Home insurance premiums explained

Across the UK insurance industry, home insurance prices have risen due to claims costs and rising inflation. 
Find out more about how this might affect you in our guide.

Home insurance premium split

Trying to understand why your home insurance premium costs what it costs can be confusing - especially when it goes up and down. It's important to us that you know where your money is going no matter which insurer you’re with. So we've broken it down to make it as simple and clear as possible.

Claims: 50% to 90%

On average, between 50% and 90% of all premiums are paid out on claims. Paying claims is at the heart of what we do - that's the single reason you buy insurance, so you can be assured that when the worst happens we’ll be there for you. 

Profit: -15% to 5%

Every business has to make a profit to exist - we're no different. But the profit we make is less than you might think.  Andin the recent financial climate, many insurance companies aren’t making any profit at all.

Home premium

Insurance Premium Tax: 12%

The Government adds 12% tax to your insurance premium, The tax is called Insurance Premium Tax, or IPT for short. Unfortunately, this is the one part of your premium we have no control over. 

Home expenses

Expenses (including commission): 20% to 30%

It costs to keep the lights on. Like any business, expenses are necessary to keep us running. That's why some of your premium goes towards our employees' salaries and the cost of our offices, as well as investing in the most innovative technologies to make your experience with us as smooth and simple as possible.

Home reinsurance

Reinsurance / Industry Levies: 5% to 15%

Like all insurers, we pay into various industry funds that have been set up to protect you, the customer. For instance, the Financial Services Compensation Scheme protects you against an insurer going bust. Also, insurance providers back a scheme called Flood Re to help customers in high flood risk areas secure more affordable cover for their homes.

Reasons why your price could change

The cost of claims

It’s not just your own claims history that affects your home insurance premium. We pay millions of pounds every year to settle our customers’ claims – and that cost makes up the biggest chunk of what each person pays us to insure their home. Insurance companies absorb repair and replacement costs associated with a claim, and this can have an impact on your premium – for instance as home technology gets more expensive to replace.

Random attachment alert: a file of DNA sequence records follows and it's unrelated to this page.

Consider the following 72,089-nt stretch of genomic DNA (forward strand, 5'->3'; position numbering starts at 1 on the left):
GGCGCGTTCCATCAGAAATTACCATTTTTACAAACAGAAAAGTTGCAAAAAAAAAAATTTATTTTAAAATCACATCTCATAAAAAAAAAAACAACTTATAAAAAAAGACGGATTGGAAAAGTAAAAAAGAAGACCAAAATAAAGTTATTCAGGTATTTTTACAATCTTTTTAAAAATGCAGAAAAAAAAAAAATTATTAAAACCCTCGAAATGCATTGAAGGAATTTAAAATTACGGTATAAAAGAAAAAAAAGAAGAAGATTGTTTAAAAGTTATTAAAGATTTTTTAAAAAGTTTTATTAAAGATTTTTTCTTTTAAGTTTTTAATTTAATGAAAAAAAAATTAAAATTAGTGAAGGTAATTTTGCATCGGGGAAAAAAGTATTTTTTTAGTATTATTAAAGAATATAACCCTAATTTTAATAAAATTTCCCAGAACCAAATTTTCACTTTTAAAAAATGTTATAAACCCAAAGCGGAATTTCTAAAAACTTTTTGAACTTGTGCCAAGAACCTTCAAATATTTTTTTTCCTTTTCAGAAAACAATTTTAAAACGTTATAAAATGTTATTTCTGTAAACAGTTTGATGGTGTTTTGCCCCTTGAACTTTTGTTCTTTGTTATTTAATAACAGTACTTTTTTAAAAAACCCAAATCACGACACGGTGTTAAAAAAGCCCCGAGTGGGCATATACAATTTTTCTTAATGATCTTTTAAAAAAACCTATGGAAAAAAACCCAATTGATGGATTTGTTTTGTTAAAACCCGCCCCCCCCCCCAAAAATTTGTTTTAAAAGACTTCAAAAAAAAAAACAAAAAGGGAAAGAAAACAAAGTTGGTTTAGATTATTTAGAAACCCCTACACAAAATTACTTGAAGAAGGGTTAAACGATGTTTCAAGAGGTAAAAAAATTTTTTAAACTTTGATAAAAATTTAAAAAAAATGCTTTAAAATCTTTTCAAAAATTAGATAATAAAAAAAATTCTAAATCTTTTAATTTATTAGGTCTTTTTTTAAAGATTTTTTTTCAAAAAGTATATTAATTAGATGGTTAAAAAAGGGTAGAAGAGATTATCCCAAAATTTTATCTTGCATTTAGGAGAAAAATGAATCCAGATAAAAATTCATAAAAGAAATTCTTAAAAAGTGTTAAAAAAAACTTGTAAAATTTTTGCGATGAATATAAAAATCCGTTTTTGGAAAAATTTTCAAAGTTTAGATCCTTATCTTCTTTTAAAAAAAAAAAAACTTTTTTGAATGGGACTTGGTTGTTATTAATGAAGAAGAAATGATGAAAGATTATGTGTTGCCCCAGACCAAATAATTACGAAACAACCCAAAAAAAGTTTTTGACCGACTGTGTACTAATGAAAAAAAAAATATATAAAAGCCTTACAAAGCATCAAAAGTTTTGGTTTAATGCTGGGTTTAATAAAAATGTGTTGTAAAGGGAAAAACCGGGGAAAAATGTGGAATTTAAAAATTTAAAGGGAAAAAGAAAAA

Severe weather

Weather patterns are changing, and we’re seeing more floods and storm damage. So, to make sure we’re able to put right future weather-related claims, premiums could increase to cover the extra costs.

Insurance fraud

Unfortunately, it’s the innocent who end up paying the price for fraudulent claims. So, we’re working hard to update our fraud technology to stamp out fraud and stop this crime from hurting us all.


Taxes to regulatory bodies and the government make up part of your price. Take Insurance Premium Tax (IPT) for example. If IPT goes up in future, this may impact your future premium when it’s time to renew.

New technology

Today’s homes are becoming more and more advanced every year. Items in and around the home are increasingly complex, and repairing or replacing them after a claim can be a lot more expensive. We’re constantly looking at the latest tech trends when we’re pricing policies.

Sometimes the changes you make to your policy can affect the cost of your premiums. Here’s more details about what policy changes can mean for your premium price:

Your new home

Moving home? Then you’ll need to update your home insurance. If you were upsizing, you’d probably expect to pay more for your insurance.  Generally, the bigger the home, the more it will cost to insure. Older homes often have higher insurance costs too, as things are more likely to go wrong. And statistics show that detached homes are more at risk of burglary.

Your new address

Insurance premiums aren’t just based on the property and the people living there, postcodes are important too. Even buying a similar property a few streets away, could affect the price. Here’s some factors that could affect your price:

  • Closeness to water sources, and how many homes have been affected by flooding
  • Number of claims made in the area
  • Crime and vandalism rates

High numbers of claims in your postcode, like flooding, may affect your premium. If you buy a property in an area where there are fewer claims made, your home insurance could cost less.

Your family and the people who live with you

More people indoors means more chance of damage being caused. So, it’s likely you’ll pay more for your home insurance if more people are in your home.. It’s important you always let us know any changes to who lives with you, so we can make sure the cover you have is right for you.

Your home improvements

If you’re making your property larger by adding an extension, this could change the rebuild cost, and it’s important to let us know. If the work completed has changed the number of rooms in your home, you can update this in your AXA Account. Making sure to check that the contents and buildings insured still meets your need.


Making a claim won’t affect the price of your insurance straightaway, but you may see an increase when it’s time to renew. As you would expect, people with fewer or no claims tend to pay less for their home insurance.